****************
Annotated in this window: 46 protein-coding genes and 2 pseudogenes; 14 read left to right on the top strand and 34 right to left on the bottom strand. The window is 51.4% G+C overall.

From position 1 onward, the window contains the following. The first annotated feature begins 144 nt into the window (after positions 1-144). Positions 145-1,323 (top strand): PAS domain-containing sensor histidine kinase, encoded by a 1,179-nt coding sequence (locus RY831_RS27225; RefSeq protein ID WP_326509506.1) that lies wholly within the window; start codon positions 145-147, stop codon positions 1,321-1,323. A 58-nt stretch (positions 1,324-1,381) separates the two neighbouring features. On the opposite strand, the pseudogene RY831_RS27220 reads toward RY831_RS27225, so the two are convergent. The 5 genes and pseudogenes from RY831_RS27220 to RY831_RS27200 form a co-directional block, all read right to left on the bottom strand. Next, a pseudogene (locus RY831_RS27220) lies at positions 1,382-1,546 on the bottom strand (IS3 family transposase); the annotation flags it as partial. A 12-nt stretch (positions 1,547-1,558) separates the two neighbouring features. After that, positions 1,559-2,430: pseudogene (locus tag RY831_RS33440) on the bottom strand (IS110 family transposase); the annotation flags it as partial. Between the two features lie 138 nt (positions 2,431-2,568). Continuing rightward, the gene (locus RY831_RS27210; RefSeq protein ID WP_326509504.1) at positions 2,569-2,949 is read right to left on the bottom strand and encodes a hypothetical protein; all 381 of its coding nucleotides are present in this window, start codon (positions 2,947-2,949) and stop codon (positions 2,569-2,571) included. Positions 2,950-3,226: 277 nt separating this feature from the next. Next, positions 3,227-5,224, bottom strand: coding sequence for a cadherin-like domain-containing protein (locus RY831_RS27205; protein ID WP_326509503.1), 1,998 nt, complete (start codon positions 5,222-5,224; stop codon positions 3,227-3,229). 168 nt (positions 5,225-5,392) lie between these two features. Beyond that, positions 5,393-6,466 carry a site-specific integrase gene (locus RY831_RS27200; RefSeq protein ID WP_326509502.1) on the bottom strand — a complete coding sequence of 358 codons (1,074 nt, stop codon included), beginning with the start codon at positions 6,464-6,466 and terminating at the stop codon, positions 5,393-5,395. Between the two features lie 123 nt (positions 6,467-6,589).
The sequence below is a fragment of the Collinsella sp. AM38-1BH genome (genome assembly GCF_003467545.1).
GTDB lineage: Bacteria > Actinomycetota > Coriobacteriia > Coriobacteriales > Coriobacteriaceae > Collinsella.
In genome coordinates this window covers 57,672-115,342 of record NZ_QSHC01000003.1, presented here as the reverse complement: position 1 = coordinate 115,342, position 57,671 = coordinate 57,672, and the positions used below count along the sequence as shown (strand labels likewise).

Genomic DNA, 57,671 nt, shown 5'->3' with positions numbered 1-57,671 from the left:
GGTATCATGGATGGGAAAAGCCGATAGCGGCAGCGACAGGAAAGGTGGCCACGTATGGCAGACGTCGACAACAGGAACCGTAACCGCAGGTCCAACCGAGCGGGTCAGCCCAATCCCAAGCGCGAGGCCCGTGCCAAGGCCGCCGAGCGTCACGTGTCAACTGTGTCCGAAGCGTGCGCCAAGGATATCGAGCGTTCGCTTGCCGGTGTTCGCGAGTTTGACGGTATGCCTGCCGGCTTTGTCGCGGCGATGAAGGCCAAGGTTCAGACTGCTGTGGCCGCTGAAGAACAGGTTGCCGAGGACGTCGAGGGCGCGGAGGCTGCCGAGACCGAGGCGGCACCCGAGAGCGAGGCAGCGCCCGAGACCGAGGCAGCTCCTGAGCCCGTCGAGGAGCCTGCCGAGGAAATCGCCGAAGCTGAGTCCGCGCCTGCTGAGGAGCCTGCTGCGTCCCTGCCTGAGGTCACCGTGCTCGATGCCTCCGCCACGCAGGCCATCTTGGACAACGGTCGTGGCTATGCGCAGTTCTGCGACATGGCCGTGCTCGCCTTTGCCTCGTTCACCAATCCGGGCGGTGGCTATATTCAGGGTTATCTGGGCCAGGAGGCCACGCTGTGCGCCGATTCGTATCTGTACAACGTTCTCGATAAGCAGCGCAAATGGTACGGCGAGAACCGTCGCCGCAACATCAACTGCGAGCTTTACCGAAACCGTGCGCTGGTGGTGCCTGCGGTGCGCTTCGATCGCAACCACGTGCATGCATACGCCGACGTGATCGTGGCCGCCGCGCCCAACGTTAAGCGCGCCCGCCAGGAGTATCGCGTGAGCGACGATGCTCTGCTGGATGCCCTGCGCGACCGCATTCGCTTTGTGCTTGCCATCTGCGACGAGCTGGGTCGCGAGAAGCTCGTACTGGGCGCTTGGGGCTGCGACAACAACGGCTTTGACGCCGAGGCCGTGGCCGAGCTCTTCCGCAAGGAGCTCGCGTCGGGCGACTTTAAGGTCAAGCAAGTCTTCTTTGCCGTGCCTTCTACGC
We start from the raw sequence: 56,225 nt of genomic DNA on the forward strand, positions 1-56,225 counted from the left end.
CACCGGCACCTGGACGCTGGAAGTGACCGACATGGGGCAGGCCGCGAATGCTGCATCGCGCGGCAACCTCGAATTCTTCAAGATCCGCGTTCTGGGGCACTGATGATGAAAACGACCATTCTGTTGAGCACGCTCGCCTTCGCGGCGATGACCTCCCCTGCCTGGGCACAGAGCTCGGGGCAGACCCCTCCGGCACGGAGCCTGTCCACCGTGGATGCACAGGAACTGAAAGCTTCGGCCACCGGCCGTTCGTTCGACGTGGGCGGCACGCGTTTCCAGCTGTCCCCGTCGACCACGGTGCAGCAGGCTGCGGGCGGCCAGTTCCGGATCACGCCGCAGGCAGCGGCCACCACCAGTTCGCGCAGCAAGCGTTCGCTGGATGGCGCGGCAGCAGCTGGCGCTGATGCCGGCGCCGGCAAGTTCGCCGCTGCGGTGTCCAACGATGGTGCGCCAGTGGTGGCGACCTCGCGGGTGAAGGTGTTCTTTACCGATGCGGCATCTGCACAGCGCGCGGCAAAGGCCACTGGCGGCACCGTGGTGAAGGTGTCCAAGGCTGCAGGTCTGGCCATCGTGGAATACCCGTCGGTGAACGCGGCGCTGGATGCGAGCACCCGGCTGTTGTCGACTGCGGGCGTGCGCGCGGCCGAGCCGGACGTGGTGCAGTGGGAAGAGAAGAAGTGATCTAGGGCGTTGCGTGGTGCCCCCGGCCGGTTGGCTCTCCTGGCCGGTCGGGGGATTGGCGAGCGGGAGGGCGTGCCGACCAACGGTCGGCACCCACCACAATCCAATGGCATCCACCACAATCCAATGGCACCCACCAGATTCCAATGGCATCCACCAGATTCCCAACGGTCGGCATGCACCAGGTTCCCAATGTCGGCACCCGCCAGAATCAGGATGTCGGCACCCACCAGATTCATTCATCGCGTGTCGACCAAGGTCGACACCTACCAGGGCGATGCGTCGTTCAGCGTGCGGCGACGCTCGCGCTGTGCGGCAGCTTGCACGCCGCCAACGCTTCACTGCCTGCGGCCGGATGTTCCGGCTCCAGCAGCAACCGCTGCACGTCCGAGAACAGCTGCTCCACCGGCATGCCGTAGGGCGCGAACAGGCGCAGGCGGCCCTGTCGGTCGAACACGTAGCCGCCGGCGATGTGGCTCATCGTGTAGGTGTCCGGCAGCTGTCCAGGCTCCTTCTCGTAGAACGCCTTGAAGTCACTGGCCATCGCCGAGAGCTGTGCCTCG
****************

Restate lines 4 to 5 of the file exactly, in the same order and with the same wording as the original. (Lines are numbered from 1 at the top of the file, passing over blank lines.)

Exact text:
GTDB lineage: Bacteria > Actinomycetota > Coriobacteriia > Coriobacteriales > Coriobacteriaceae > Collinsella.
In genome coordinates this window covers 57,672-115,342 of record NZ_QSHC01000003.1, presented here as the reverse complement: position 1 = coordinate 115,342, position 57,671 = coordinate 57,672, and the positions used below count along the sequence as shown (strand labels likewise).